As Erik and I hiked the long arduous rock scramble to the top we got to talk and catch up on life. COVID put an abrupt end to our last year of college and we hadn’t seen each other in years. When we reached the summit we celebrated with a beer and a snack. We expected Jake to be a long way back, but 10 minutes later he popped up looking more eager to climb the rest of the range than us! After his quads starting locking up he chugged 2 electrolyte drinks and realized his issue was dehydration. He was cruising the rest of the day!
After a break and a short down climb we ended up at Madison hut. Erik and Jake had the opportunity to meet Timber. They offered him a beer (see a trend when you have good friends) and he happily accepted. I guess that was pay back for the shower he paid for. The next climb was Adam’s.
The AT takes an interesting (absolutely stupid) route through the Whites. It goes up near the summits of mountains but frequently skips the summit itself. For some mountains this is understandable but for the presidential range, which has trails going across every summit, this is downright dumb. This meant that in order to summit Adam’s, Jefferson, Monroe, and Eisenhower we had to climb up to the summit, then back down, and then continue along the AT. This added significant elevation and mileage to our presidential range. That’s the end of my rant for the Whites. I realize not every one cares about bagging peaks but I know that many hikers wouldn’t mind getting some great views after a lot of hard work!
At a trail junction we dropped our packs and hiked up to the top of Adam’s. It was a giant rock scramble but my legs felt incredibly strong without my pack. I could tell my balance and overall coordination had greatly improved since coming on trail. The views from the top were amazing and well worth the extra effort.
Back at our packs we took a longer break for lunch. We hadn’t traveled many miles but the elevation and terrain was beating us up. A bit further down the trail we came to another junction. This one was to climb Jefferson. It was longer and just as hard as the one for Adam’s, but without packs it wasn’t too bad.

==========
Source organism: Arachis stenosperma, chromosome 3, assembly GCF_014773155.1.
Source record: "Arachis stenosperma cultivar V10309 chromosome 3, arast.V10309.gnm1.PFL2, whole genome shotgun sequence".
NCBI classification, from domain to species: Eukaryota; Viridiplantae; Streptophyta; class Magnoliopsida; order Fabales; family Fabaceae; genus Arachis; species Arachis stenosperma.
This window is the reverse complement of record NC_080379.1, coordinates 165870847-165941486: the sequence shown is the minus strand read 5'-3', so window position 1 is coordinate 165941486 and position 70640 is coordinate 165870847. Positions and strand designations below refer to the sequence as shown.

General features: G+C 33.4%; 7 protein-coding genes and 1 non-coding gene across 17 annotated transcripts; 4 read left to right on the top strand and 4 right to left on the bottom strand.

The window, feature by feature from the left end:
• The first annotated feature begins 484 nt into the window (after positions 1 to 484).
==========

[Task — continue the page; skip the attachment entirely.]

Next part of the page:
I don’t know how I have made it this far into the story without mentioning how lucky we got with the weather. Erik and Jake were only able to hike over the weekend. A small window for good weather (which is highly recommended when doing Mt. Washington). Somehow we had a beautiful cloudy day with minimal wind and a high of 63 degrees on Washington.
From Jefferson the next summit was Washington, but the path there was long and of course had more rocks and elevation to go over.
Due to the good weather and it being a weekend there were tons of other people out on the trails. Luckily, the presidential range is huge and it didn’t seem as busy as some of the other trails in the Whites.
The trains that go up and down Washington are rustic, slow and loud. A day earlier I could hear them when climbing the Wildcats. At the time I didn’t know what the constant mechanical grinding was, but it didn’t take long for me to connect the dots once I got close to them.
The top of the mountain looked close with over a mile of climbing to go. That really puts the overall size of the mountain into perspective. Towards the top I considered sticking my thumb out to get a hitch on one of the trains. I don’t think they would have picked me up anyway. Just before the summit I crossed the tracks which provided a great photo opportunity.
My body was starting to quit on me. I had already ascended a ton of elevation and my legs were saying “no more”. I pushed on anyway and basically ran to the summit. I got in line for a photo at the top. A minute later a train arrived with about 30 people who got in line behind me. I was happy to have beat the crowd.
Jake and Erik weren’t far behind me, but both of them had already summited Washington before. There was no need for another summit picture for them. We headed into the visitor center; excited for chili dogs. They were all out of chili, and pizza, and soup and pretty much everything that didn’t start and end with hotdog. So we ate some hotdogs and were glad to be done with the climbing for the day. Afterwards we took a short stop at the observation deck and then headed down towards Lakes of the Clouds hut.
The descent was fairly easy. Finally a break that was much needed. It was early evening and the sun was beginning to fall. The light struck the mountainside perfectly. Lakes of the Clouds hut is precariously perched in the saddle between Monroe and Washington. A beautiful location that attracts thousands of hikers every year.
We filled up our water at the hut and discussed our camping options. No one is allowed to camp in the alpine zone due to protected vegetation. We were offered a “work for stay” at the hut but declined because Erik and Jake weren’t keen on working on the weekend. I can’t blame them, I wouldn’t want to work on my days off either. But a hot meal and dry place to stay sounded amazing to a thru-hiker. We settled on heading down Ammonoosuc Ravine and stealth camping below tree line. This required a half mile hike down which my legs and mind weren’t happy about. Unbeknown to me at the time was that the sunset would be one of the best that I have ever seen. It was worth the effort to get down there.